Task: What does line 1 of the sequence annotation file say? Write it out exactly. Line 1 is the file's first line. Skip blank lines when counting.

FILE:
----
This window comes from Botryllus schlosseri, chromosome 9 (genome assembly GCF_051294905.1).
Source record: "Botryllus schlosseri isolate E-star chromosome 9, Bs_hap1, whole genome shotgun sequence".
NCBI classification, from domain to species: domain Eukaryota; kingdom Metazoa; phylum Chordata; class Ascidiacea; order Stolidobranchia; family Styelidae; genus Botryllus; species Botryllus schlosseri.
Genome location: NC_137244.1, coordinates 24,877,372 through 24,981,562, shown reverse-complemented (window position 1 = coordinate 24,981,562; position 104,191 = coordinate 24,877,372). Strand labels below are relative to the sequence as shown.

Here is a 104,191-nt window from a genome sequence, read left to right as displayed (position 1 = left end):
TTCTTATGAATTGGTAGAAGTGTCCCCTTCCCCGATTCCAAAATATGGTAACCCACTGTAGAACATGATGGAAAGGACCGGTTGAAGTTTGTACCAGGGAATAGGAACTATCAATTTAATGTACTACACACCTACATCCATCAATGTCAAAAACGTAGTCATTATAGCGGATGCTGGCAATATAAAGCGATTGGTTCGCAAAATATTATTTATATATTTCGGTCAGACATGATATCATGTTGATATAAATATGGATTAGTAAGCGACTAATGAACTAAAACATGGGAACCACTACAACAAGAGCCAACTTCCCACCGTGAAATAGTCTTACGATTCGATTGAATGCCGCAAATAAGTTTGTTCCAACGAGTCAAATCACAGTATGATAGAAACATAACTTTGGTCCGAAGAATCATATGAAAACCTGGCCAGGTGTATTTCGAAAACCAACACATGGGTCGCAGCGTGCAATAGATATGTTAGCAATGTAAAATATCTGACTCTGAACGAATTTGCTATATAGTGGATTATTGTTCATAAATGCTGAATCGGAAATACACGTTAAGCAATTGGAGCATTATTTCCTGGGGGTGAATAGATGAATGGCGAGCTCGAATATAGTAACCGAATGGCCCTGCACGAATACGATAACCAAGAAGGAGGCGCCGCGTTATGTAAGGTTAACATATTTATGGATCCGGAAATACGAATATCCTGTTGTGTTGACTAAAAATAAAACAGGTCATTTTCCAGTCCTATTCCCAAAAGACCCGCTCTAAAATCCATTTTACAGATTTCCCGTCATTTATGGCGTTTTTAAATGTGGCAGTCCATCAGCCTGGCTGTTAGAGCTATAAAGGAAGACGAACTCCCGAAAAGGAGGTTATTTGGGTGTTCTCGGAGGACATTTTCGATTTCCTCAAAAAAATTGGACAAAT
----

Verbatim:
This window comes from Botryllus schlosseri, chromosome 9 (genome assembly GCF_051294905.1).